The Fox was sold with a long options list to reduce its tag price, therefore letting the European customer specify the Fox to their liking. It did come with standard twin airbags and anti-lock braking system for safety measures. Upon its debut, the Fox scored four stars in EuroNCAP's crash rating system.
In the European market, the Fox replaced the Lupo city car as the entry level car in the lineup. Volkswagen stopped selling the Fox in Europe in 2011 and it has been replaced by the Volkswagen Up. Like the contemporary Polo, the Fox is based on Volkswagen's PQ24 platform.
The Volkswagen Fox Xtreme is a mini SUV version which sets it apart from the standard Fox. Before 2018 it was known as the CrossFox. As is the case for other similar models, it is available only with front-wheel drive.
It is produced in Brazil and sold in Latin American markets; there were plans to export it to European markets to compete in the expanding mini SUV market (see Ford EcoSport and Fiat Idea Adventure).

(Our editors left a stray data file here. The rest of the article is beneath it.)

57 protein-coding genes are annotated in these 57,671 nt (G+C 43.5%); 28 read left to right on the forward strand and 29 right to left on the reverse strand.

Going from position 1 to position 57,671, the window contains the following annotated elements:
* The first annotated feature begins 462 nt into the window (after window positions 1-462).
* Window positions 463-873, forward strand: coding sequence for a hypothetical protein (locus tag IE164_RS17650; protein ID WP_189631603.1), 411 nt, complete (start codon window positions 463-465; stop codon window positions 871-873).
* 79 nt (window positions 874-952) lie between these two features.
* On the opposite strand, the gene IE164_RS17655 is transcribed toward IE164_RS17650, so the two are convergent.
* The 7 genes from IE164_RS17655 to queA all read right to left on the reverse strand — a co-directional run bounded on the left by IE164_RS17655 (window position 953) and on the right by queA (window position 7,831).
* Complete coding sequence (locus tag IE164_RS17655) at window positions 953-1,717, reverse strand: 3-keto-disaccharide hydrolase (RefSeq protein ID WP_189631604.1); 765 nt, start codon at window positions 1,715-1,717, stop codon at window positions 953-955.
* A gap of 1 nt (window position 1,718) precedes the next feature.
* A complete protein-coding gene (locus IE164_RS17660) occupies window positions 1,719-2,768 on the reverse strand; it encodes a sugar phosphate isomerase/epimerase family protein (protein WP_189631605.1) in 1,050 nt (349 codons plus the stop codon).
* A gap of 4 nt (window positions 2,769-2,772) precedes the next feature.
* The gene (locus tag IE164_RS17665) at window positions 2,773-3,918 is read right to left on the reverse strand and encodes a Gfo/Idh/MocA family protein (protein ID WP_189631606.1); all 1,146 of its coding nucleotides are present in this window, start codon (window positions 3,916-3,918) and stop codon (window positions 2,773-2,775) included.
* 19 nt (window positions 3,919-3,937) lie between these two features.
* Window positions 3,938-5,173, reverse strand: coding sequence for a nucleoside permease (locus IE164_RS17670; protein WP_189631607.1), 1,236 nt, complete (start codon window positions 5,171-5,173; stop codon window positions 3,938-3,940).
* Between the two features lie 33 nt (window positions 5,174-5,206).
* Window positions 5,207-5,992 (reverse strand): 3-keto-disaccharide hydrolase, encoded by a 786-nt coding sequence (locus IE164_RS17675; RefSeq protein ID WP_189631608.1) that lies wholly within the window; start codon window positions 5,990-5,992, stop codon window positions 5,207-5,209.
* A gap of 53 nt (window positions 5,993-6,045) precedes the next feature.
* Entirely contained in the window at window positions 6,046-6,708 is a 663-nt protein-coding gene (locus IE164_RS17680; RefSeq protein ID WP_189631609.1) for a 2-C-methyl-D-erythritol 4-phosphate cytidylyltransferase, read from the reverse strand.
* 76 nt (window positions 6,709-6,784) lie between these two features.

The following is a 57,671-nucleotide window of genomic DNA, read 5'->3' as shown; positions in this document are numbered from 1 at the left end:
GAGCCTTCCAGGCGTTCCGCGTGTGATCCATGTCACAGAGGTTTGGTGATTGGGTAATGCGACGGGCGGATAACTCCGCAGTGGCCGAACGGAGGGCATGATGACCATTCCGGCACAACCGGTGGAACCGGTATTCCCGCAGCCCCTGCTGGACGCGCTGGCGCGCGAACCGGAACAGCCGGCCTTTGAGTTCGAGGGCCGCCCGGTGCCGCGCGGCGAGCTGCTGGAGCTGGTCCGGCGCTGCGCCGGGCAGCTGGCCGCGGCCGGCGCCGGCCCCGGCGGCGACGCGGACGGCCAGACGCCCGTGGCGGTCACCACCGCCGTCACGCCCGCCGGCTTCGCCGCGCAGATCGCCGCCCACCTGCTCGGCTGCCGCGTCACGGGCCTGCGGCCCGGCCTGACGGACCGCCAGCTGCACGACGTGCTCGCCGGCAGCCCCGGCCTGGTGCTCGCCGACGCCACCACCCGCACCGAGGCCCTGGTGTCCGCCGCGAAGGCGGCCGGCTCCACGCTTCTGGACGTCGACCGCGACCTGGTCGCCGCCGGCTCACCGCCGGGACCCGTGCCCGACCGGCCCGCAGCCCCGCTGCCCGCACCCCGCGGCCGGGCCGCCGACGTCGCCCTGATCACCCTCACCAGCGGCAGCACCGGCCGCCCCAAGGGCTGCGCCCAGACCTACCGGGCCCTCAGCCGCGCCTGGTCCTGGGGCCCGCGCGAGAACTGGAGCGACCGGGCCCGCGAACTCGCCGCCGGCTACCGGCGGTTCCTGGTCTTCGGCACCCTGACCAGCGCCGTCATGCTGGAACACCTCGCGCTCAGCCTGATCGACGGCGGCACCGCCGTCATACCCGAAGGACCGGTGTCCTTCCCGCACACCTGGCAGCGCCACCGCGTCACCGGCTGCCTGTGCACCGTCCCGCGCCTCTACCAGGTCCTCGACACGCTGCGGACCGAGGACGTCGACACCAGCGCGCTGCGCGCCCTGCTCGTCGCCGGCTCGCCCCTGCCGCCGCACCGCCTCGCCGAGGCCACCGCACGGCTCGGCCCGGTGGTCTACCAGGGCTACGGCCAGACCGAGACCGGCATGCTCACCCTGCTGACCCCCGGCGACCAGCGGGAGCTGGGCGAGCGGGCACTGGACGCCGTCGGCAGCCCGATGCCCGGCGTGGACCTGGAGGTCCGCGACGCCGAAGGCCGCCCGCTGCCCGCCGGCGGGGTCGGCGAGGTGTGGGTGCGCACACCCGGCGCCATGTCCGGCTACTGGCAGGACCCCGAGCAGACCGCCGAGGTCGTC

This version contains mixed-use tires and a suspension raised slightly beyond a spare tire on the outside of the trunk.
A mini MPV/station wagon version of the Fox was presented in April 2006. It is named Suran in Argentina and Uruguay, SpaceFox in Brazil and Peru, SportVan in Mexico and Fox Plus in Algeria. It is built in General Pacheco, Argentina.
Because of its 360 mm-extended tail (4,165 mm vs. 3,805 mm), it has a larger boot and more rear leg room than the hatchback versions. Its main competitors are the Peugeot 206 SW and Fiat Palio Weekend.
The initial version has the same wheelbase of 2,645 mm (104.1 in), a length of 4,165 mm (164.0 in), a width of 1,655 mm (65.2 in) and a height of 1,545 mm (60.8 in). It uses the 1.6-litre engine, with power output levels ranging between 98 and 103 PS (72 and 76 kW; 97 and 102 bhp), depending on the fuel version (petrol or blend of ethanol and petrol).
In 2010 and 2014, it was facelifted, gaining slightly enlarged dimensions: 4,180 mm (164.6 in) in length, 1,660 mm (65.4 in) in width and 1,576 mm (62.0 in) in height. It was discontinued in 2019.
The Suran in its most basic Latin American configuration with 2 airbags and no ESC received 3 stars for adult occupants and 3 stars for infants from Latin NCAP in 2019 (one level above from 2010-2015).